Harrison Tax Resolution - Fees for Federal Tax Returns - Phoenix, AZ
Harrison Tax Resolution  - Tax Settlements, Audit Defense, Tax Debt Relief, Tax Resolution
Taxation Expert.  Former IRS Revenue Agent. Enrolled Agent.
Tax return preparation fees vary based on several factors.  One factor is the type of return.  In other words, is it an individual or business return? 
By individual return this means a Form 1040.  A Form 1040 can include various additional forms and schedules.  An individual Form 1040 can include a business such as a sole proprietorship.  The business income is generally reported on Schedule C of the Form 1040.  The sole proprietorship means that the individual is self-employed.  In such cases, that individual must pay self-employment taxes which are calculated using the Schedule SE.   If the individual has stocks and bonds and other investment transactions, then a Schedule D may need to be prepared.  Real Estate transactions and income from S corporations and partnerships are usually reported on Schedule E.  Consequently, the fees involved in the preparation of an individual Form 1040 vary. 
A business return is generally a partnership or a corporation.  The use of the term LLC can be misleading.  There is No LLC tax return form.  The LLC is generally either a partnership or a corporation.  Consequently, it uses the particular business form for either the partnership (Form 1065) or the corporation (Form 1120 or 1120S).  A partnership must have at least two members.  A corporation can either be owned by one individual or entity or several individuals and entities.  Owners of a corporation are generally known as shareholders.   

One Person LLC
A one person owned LLC is usually not recognized for income tax purposes unless it elects to become an S Corporation.  In such case, the business income is reported on Form 1120S and the flow through income/loss and other items to be reported on the Form 1040 are placed on the shareholder's Schedule K-1 of the Form 1120S.  Otherwise, the one person LLC 's income  is reported on Schedule C of the Form 1040.  If it is an S Corporation owned by only one individual, the business income is generally reported on Schedule E of the Form 1040. 
Some LLC's are owned by one or more persons or entities  and created for the purpose of reporting real estate transactions.  Many of these are in the form of partnerships (Form 1065) and the income/loss is reported on Form 1065.  The partnership income/loss flows through to each partner (in the partner's prorata share) on a Schedule K-1.  The flow through to the partner's individual income tax return, Form 1040, from the Schedule K-1 is reported on Schedule E of the Form 1040. 
Because tax returns vary in complexity, no fixed rate is generally quoted.  A Form 1040 can be very simple and include only the very basic information of wages without any additional schedules.  If the individual wishes to itemize, then Schedule A is needed. If the individual has interest and dividend income it is generally reported on Schedule B.  Proceeds from broker transactions and other  capital gains and losses are reported on Schedule D.  Income from rental properties is generally reported on Schedule E.  This information is to familiarize you with some of the complexity involved in the preparation of an income tax return and why fees vary.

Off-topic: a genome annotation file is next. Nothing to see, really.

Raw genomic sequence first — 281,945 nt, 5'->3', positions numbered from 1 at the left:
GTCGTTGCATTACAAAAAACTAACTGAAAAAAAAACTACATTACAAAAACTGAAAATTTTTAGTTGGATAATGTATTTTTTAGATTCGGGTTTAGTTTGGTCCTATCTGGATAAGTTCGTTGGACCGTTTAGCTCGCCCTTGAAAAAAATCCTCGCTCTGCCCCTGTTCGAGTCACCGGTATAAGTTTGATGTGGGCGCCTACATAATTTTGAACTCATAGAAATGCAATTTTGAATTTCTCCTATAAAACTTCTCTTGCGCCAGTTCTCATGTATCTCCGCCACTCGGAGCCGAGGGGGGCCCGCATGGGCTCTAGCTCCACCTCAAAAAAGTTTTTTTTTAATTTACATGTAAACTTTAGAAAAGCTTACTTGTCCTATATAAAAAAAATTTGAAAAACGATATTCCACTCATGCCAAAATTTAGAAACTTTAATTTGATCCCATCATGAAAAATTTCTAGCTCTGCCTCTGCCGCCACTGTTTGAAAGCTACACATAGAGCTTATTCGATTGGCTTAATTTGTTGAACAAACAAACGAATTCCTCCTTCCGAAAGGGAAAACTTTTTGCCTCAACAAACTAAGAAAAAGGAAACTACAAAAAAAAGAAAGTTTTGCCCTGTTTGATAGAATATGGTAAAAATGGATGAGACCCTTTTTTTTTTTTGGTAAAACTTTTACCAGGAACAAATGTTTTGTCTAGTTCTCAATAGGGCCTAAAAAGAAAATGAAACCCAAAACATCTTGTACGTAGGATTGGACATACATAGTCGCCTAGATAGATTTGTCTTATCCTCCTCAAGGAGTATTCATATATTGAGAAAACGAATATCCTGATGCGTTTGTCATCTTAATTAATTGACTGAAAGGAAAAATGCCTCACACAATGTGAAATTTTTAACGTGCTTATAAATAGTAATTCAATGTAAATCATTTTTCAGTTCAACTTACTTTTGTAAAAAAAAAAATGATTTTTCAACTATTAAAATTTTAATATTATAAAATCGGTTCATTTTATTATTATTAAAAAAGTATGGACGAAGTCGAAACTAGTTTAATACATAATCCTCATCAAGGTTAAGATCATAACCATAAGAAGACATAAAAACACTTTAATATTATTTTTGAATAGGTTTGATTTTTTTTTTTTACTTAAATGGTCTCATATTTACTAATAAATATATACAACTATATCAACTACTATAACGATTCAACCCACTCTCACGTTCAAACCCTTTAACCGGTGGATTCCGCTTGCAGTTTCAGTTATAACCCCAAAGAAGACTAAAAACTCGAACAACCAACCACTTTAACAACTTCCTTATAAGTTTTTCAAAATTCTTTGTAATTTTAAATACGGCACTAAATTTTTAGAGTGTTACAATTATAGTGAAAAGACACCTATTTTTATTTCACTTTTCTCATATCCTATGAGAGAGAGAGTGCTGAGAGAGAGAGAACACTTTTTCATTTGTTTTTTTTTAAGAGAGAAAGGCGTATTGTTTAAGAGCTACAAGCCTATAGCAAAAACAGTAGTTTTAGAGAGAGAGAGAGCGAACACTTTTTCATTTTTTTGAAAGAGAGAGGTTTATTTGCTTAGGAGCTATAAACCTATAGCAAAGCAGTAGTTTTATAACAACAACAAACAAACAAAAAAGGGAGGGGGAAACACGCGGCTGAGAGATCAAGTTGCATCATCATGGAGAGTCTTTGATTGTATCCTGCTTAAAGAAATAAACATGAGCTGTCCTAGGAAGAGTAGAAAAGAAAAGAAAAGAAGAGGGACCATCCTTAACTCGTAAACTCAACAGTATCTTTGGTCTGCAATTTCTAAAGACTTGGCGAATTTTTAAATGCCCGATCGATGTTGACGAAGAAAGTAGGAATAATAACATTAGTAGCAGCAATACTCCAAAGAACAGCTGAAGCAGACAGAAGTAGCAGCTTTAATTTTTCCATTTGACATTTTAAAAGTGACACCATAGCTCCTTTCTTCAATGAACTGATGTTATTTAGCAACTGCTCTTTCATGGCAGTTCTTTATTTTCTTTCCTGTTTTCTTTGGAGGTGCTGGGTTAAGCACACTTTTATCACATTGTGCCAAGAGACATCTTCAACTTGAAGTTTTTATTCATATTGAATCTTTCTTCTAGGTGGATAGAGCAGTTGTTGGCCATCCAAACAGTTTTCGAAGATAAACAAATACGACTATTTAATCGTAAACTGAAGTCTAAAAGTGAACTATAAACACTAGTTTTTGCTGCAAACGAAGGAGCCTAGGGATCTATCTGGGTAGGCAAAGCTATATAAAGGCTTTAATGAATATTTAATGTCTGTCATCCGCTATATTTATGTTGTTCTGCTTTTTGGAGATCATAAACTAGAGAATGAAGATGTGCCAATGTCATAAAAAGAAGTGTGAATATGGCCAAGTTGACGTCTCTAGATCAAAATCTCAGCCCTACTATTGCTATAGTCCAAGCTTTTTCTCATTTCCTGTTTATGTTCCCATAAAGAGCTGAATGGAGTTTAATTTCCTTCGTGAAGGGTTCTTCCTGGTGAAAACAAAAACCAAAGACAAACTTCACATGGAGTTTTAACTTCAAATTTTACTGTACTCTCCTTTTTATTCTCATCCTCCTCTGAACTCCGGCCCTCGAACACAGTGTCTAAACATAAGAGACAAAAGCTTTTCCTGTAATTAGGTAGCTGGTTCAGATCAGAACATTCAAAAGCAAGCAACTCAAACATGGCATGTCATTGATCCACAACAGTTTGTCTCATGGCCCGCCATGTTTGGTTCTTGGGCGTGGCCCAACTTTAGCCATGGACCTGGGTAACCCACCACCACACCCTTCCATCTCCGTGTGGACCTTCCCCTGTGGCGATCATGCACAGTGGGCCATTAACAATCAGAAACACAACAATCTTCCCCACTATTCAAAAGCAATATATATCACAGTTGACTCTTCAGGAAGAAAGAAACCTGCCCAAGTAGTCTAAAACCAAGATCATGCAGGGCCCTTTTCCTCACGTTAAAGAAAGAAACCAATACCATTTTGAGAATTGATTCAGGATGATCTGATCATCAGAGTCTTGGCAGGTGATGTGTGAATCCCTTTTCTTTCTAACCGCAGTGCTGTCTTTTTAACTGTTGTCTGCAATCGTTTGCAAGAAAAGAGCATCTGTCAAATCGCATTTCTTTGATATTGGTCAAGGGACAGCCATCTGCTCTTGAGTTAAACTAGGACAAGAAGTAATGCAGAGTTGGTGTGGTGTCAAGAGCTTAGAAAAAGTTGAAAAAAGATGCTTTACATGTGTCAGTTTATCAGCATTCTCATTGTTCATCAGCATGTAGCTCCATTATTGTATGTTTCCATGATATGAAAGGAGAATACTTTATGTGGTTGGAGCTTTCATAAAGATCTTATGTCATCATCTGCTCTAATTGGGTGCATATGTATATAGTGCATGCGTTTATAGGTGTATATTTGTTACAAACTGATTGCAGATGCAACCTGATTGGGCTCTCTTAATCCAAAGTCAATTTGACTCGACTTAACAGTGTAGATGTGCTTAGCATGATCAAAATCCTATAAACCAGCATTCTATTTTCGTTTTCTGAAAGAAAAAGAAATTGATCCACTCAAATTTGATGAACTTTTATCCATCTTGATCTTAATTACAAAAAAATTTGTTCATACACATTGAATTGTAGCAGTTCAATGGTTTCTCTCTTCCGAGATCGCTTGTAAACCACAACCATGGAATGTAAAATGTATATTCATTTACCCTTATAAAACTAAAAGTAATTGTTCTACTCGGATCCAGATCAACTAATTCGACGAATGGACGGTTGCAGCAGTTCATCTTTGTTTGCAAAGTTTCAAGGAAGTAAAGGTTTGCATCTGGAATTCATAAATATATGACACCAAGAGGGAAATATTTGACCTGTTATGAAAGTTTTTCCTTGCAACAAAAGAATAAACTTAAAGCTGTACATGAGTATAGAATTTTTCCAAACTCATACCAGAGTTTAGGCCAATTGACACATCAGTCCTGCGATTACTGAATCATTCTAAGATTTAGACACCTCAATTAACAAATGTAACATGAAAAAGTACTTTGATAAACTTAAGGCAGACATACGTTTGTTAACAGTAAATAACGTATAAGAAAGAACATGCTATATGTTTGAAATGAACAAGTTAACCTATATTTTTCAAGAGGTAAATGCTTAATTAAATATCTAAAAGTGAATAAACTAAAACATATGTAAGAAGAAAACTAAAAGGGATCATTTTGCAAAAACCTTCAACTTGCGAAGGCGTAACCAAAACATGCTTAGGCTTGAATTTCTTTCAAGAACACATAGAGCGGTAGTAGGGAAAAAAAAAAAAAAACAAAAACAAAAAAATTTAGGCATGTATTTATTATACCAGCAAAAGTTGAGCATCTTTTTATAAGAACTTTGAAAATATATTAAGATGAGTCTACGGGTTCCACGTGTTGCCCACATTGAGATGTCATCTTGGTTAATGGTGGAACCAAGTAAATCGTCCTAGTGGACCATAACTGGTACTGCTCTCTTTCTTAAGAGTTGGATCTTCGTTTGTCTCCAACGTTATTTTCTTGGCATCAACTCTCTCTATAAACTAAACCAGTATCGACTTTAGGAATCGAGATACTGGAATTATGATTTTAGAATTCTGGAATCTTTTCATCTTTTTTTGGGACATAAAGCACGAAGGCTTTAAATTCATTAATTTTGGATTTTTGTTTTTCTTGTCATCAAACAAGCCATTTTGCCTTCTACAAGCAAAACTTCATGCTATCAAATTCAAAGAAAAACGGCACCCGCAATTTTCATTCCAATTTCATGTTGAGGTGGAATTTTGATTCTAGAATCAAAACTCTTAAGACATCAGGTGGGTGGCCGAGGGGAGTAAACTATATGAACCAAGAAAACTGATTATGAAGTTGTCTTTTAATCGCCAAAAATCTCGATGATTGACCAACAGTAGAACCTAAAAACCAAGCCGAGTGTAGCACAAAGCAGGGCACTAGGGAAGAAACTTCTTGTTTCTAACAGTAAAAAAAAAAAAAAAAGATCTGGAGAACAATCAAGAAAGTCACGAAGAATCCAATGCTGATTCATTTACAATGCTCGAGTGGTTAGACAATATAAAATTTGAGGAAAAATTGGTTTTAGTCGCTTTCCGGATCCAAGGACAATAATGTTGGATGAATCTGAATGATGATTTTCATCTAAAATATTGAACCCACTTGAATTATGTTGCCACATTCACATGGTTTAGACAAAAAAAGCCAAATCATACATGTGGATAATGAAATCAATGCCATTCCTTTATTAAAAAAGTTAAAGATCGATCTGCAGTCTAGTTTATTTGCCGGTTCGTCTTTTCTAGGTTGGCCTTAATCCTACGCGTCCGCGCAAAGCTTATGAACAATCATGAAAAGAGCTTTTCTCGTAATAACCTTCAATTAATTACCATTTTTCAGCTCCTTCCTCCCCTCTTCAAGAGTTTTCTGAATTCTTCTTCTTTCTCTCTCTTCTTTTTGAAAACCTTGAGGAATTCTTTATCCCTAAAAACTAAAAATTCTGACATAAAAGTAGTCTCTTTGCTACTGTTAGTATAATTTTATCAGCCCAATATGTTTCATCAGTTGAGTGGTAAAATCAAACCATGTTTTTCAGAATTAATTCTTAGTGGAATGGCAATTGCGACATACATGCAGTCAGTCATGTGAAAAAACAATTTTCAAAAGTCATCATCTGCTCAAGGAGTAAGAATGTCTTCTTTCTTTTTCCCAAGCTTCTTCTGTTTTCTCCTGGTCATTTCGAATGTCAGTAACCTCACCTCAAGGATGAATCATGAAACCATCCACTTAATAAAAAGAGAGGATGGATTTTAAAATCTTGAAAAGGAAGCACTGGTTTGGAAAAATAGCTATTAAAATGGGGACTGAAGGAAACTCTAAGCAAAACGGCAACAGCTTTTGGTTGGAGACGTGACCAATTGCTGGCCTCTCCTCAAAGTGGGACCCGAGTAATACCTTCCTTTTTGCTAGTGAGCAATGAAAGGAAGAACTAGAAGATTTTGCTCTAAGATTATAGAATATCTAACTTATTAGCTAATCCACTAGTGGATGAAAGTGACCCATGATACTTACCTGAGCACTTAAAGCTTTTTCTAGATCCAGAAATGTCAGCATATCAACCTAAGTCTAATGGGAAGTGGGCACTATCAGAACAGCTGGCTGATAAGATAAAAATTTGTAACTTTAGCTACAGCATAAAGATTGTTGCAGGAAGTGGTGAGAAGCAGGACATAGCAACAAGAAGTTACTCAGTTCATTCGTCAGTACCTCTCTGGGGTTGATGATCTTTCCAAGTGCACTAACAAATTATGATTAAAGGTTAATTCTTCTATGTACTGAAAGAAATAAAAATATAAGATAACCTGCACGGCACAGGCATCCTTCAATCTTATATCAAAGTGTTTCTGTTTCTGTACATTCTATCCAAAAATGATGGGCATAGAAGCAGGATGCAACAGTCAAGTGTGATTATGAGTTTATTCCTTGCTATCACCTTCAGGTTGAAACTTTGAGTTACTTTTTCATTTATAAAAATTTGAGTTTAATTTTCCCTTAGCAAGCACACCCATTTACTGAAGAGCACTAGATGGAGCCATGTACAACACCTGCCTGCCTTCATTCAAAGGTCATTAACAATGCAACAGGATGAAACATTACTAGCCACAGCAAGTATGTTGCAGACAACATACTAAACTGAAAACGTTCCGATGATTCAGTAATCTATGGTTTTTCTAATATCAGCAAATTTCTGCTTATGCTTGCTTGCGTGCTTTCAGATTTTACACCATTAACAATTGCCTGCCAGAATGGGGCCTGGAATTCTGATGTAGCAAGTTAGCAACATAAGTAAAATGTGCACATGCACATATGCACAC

Note: Fees vary depending upon the facts and circumstances of each case.
Additional Recordkeeping and "Clean Up"
Some tax returns are further complicated by the fact that the books and records needed to prepare the tax reurn are not reflective of the correct income and expenses of the business.  There are many reasons for this. 
One main problem causing this is poor recordkeeping.  The books and records may not be accurate and need to be "cleaned up".   Sometimes the necessary supporting documents are missing or unavailable.  There are also times when the taxpayer believes something is tax deductible when it is not.  This can also present problems. 
To fix problems with the books and records is often very time consuming and expensive.  It could easily take several hours and perhaps even several days to correct all the problems.  
(As of August 2010)
Typically, the average national fee for the preparation of federal income tax returns that include preparation of the state return range in fee as follows:
*$50 to $649 for a simple Form 1040 (typically $129)
*$83  to $929 for Form 1040 with Schedule A 
   (typically $229)
* $364 to $795 for Form 1120 Corporate Return 
  (typically $692)
Keep in mind that these fees are for simple tax returns with books and records and supporting documentation in good order.  Tax returns requiring complex computations and in depth analysis of records will be much higher.  Hourly fees are generally  $60 per hour for an expert.  If your tax return requires considerable work (which many do), count on several hours of expert clean up to bring your books and records into proper order.